Nienhaus pointed out it took everyone to win.
“Every stroke counts on the course and it was so important for me to grind those last three holes cause I didn’t know where we stood,” Nienhaus said.
The lesson is important for anyone playing golf, Rallo said.
“Winning the state title does show how important each stroke is but more importantly it tells a story about never giving up,” Rallo said. “While all of us were playing we had no idea until our final holes where the team was and what was going on. Each of us has our own story about how we all never gave up that day, but each of those stories are the reason why we won.
“If it wasn’t for all of us grinding the entire day we wouldn’t be able to do it. I believe the most important story that day was my sister Mia’s. Mia was our leader during the state championship and she was playing some of the best golf that she has played in her entire life. Mia never let up what she had going, she kept grinding and she became unstoppable which I believe is a huge reason why we won.”
The win left everyone happy. The streak is hard for the girls to fathom. It’s also good to share in the accomplishment with Armando.
“It’s actually unbelievable to even think about,” Nienhaus said. “It’s hard to believe that a team has been able to keep the streak going for five years. We are all so close and it’s a gift that we will all share for the rest of our lives.”
“Being able to say that I was a part of four consecutive state championships is an unreal feeling,” Rallo said. “We have all been working so hard for this moment and I can’t express how proud and honored I am to be apart of all of these teams and share my wins with my best friends and sister. The first person we called after the round was Grace to tell her that we did it and it brought her to tears. Grace has played a major role in my golf career at St. Joe and she was one of the main reasons I decided to go there.
“To be able to share four state championships with her and Drew is an indescribable feeling and it will go down as one of the most memorable moments of my life.”
The two girls will move on to play in college. Nienhaus will sign later this month to attend Penn State. Rallo will play at the University of Central Missouri.
“I chose Penn State because I wanted the big school aspect and that is exactly what Penn State is,” Nienhaus said. “I visited the campus in early February and fell in love with the coaches, team, and all around aspect of the school. I am totally ready for the next step and excited to get started.”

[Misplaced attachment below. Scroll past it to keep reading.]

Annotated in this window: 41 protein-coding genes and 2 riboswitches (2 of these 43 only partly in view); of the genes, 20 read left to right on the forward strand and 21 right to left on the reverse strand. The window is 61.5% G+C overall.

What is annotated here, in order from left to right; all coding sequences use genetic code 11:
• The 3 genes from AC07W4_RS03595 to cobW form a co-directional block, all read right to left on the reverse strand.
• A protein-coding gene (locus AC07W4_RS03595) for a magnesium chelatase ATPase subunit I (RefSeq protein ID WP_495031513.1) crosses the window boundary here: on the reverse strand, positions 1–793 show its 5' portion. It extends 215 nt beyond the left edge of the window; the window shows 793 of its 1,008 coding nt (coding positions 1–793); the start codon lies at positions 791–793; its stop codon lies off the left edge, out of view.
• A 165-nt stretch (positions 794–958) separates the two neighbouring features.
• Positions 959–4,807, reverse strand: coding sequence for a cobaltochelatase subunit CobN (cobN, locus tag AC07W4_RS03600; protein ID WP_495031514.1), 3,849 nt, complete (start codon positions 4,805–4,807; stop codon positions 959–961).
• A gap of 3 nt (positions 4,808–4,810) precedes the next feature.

Rallo is pleased with her college choice.
“One of the main reasons why I chose UCM was because of how strong their team is and also because of coach (Chris) Port,” Rallo said. “Their team at UCM reminds me a lot of the team I am a part of at St. Joe, those girls want to win and they are willing to put in the work and effort to make that happen. Coach Port and the team’s goal of winning was the most attractive reason that I had chosen UCM. I am beyond excited to start this next chapter in my career with UCM and be a part of the team.”
The two girls believe the program will carry on and continue to do well without them.
“When Nicole and I leave, I think the program will be strong and will only get stronger,” Nienhaus said. “There will be a lot of competition next year fighting for those 5 spots on our state team. You just have to wait to see who those five are because I do know that there will be some new faces next year that will be leaders for the team.
“Don’t worry, the team next year is going to have some good golfers and I’m so excited to see what they do.”
So is Rallo.
“I have a very strong feeling that the team will do great next year,” Rallo said. “The returning players next year are my sister Mia, Izzy and Rylie (Andrews) and they all are willing to put in the work and know what they need to do to lead the team to another win.
“I have a lot of confidence in the girls and the incoming players that they will be able to win the sixth consecutive state championship due to the fact that they saw what it takes and what they need to do to make it happen again.”